HISTORY OF HOLMES COUNTY -- The First Settlers of Holmes County --- Register Families -- Came to Florida from Carolinas

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(From the book "Heart and History of Holmes County" by Anna Paget Wells (used by permission of the publisher, Sue Cronkite))  This book is chock full of pictures and what has been used within this web site is only a small amount of the book.  It can still be ordered from Sue Cronkite or from the Holmes County Advertiser, 112 E Virginia Avenue, Bonifay FL 32425; phone 850-547-2270; fax 850-547-9200

Noah Allen Register and his family, early settlers of Holmes County, left the upper part of North Carolina before the Civil War and came to Florida by wagon train.

All the family possessions were loaded on wagons and the women and young children rode while the men and older children walked and drove the livestock.

After traveling for a few days, Noah informed his family that he would top at the next suitable location, pitch camp and let the animals graze for a few days. Soon they came upon a log house with a large barn located on a clear stream of water and surround by good grazing land. A man was standing by the fence in front of the house and Noah Allen approached him and said, "Register is my name". Taking the extended hand, the stranger replied, "And Register is my name."

Noah Allen asked for permission to camp on the steam and to let his stock graze for a while. Young Register, whose home was in South Carolina, made him welcome.

The families never could find a trace a kinship but they became very good friends. In fact, Young told Noah Allen that if he would stay until he could ready the wagons, he would join him on the trek south.

Noah Allen did stay long enough to grow a crop of peas to eat on the trail. By that time, Young had his wagons ready, so the two Register families hit the trail together.

Noah Allen settled in Holmes County near Graceville, and Young settled in Washington County near Vernon. The Vernon Park is today on a part of the acreage once owned by Young Register.

Soon after the families settled in Florida, the Civil War broke out. Young Register was too old to be drafted but at that time a draftee could hire someone to take his place. A Mr Brock agreed to pay Young $1,000 and 100 head of cattle for taking his place in the war.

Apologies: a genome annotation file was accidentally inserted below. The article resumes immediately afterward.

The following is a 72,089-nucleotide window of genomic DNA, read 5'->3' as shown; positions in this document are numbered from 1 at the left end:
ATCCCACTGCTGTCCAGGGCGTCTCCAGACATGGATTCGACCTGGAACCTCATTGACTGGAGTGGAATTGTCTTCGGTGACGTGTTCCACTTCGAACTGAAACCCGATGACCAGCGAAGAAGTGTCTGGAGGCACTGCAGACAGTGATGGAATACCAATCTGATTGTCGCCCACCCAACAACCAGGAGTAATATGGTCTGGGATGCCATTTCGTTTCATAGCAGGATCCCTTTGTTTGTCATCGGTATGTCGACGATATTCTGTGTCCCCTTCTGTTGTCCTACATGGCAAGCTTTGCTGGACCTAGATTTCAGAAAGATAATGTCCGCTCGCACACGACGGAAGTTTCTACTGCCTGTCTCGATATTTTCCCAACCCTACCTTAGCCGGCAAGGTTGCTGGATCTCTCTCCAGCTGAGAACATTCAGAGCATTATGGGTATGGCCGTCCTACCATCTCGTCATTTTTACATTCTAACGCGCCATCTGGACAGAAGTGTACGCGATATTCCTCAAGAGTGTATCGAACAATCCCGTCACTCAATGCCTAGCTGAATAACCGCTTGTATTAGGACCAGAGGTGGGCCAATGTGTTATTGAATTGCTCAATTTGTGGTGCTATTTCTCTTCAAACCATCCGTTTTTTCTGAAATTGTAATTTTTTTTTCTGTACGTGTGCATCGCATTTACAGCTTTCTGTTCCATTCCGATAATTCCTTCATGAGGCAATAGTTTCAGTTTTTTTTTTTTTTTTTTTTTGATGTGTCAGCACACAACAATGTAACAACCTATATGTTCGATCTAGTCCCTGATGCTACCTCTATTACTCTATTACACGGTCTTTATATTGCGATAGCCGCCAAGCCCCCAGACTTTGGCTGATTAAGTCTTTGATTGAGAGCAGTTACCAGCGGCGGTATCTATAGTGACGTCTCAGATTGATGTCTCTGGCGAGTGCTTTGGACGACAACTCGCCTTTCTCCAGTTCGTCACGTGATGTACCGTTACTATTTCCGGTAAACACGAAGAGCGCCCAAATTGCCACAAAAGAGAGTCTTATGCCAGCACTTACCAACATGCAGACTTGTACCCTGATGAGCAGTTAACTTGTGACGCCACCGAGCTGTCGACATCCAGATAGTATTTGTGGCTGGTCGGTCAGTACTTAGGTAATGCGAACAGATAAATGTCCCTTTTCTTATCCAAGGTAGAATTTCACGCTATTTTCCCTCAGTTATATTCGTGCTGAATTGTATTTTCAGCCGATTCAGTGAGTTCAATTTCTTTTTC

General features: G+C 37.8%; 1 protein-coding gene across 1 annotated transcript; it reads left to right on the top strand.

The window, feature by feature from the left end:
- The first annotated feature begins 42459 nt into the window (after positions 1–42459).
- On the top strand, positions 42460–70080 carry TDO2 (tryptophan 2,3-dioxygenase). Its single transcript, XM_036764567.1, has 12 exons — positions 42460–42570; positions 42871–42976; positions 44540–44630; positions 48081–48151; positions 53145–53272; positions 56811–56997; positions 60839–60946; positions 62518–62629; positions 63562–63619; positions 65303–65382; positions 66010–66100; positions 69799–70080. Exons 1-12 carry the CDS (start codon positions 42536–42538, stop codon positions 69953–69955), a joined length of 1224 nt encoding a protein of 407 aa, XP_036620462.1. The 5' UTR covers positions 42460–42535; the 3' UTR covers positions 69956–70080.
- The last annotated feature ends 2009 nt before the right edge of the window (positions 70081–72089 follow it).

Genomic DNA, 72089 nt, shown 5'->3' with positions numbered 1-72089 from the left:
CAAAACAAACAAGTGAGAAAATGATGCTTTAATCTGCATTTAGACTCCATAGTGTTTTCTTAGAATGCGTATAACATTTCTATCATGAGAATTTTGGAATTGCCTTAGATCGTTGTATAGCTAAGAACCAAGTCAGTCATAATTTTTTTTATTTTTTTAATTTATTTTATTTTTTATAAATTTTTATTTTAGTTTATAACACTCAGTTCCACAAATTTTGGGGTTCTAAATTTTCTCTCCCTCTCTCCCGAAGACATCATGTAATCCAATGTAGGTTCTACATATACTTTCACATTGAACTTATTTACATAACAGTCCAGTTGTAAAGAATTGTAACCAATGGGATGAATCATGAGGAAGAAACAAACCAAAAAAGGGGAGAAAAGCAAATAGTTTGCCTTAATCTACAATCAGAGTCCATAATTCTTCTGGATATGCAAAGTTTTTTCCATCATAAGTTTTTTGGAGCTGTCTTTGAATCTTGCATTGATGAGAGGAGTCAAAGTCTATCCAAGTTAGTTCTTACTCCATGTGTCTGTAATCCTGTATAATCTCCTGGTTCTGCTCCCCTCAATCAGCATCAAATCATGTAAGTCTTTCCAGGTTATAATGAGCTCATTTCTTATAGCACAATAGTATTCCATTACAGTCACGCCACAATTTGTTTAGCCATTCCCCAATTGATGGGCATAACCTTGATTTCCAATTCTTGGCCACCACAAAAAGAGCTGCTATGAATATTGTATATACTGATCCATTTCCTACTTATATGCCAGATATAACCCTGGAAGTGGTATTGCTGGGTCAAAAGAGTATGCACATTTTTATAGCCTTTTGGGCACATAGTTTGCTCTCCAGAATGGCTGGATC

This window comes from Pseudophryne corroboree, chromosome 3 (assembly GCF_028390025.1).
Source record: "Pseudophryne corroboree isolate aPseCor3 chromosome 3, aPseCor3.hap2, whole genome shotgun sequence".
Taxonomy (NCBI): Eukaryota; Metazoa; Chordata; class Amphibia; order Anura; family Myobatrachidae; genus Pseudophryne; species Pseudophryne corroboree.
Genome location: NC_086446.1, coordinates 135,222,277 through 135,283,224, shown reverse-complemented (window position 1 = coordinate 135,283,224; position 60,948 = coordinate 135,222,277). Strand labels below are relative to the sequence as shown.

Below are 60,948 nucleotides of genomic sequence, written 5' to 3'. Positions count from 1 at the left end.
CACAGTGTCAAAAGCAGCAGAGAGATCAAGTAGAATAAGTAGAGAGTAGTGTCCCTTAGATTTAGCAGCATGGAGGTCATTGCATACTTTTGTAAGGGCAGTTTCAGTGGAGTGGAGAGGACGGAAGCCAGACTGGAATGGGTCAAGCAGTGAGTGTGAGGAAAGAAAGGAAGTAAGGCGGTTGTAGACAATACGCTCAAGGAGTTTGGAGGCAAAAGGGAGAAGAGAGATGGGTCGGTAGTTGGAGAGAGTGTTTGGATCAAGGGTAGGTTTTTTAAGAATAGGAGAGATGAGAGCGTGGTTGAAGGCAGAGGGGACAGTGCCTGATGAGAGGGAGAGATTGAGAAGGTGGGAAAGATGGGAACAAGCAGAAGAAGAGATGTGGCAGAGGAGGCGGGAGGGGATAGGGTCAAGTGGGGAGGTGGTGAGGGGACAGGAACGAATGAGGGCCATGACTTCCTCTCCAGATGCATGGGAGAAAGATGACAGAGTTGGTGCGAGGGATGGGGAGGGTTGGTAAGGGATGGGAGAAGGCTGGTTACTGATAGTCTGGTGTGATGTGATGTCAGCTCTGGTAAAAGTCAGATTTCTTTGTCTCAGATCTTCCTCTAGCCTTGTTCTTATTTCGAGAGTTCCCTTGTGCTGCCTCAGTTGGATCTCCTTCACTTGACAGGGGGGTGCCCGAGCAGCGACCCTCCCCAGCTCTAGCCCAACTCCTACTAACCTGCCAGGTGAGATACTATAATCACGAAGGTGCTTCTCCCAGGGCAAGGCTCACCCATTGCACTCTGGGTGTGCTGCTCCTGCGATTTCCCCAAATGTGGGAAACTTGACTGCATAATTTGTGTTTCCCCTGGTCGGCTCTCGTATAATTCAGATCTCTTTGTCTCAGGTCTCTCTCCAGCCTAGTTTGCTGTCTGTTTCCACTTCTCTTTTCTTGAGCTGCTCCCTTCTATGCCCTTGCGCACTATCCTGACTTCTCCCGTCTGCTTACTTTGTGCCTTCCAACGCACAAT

While he was a soldier, Young Register contracted mumps and died from exposure to cold weather. He was buried in Charleston, South Carolina, but his widow, who died later, was buried in the Vernon Cemetery.

After Registerís death, Mr Brock had to replace him in the war effort and he, too, failed to return.

Noah Allenís son, William J (Bill) Register, also joined the army during the Civil War. He had some exciting experiences, but lived to come home and tell about them.

Once when Bill was marching with his outfit through Georgia, he noticed a mulberry tree beside the road loaded with berries. He wanted some of them, but knew he couldnít break rank. After his company pitched camp a little further down the road, however, Bill slipped back to the tree to get some of the luscious berries. He climbed up the tree and was help himself when he heard a loud boom and a cannonball zoomed through the air and cut off the limb on which he was seated. It was said that Bill never again cared for mulberries.

After the Civil War, Bill walked from Graceville to Vernon to get Young Registerís daughter, Missouri, to be his wife.

Bill and Missouri walked from Vernon to Cerro Gordo, which was the county seat of Holmes County at that time, and got married. Afterward, they loaded all their possessions on a cart pulled by a yearling and headed for Newton, Ala, where Bill had a job working on the railroad.

Bill only made $4 a week working for the railroad, but that wasnít bad. For $1 they could buy enough coffee to last a month and housing cost but little. In fact, Bill and Missouri made a temporary dwelling from slabs cut away to square the rail crossties, and whenever the job moved, the house moved with it.

After working on the railroad for seven months, Bill and Missouri returned to Holmes County and homesteaded a 160-acre tract of land. There they raised a family of seven sons and a daughter: Anthony, Ashley, Tom, Mallie, Pryor, Allen, Lon and Lura.

Mallie Register has a beautiful daughter named Ila, who became the wife of Joshua Wells. They had a daughter, Kathleen, but Ila died while Kathleen was still a baby. In 1936, Kathleen, who is Bill and Missouri's great-granddaughter, became my step-daughter when I married her father.

Claude Register of Vernon, when he was nearing 80, told me this story one day. He is a grandson of Bill and Missouri Register and spoke of his grandfather with pride. He said that his grandfather never signed a note on the 160 acres of land that he homesteaded and only had to buy one "studybaker" wagonload of corn and two sides of bacon during his lifetime.

Bill and Missouri Register were buried in the Collins Mill Cemetery near Graceville. They have many descendants around, but I canít name them all. One of them was Marlin Register, Holmes County Supervisor of Registration (sic), who was a great-grandson.



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This page was last updated on:  17 June 2002 , 08:42 PM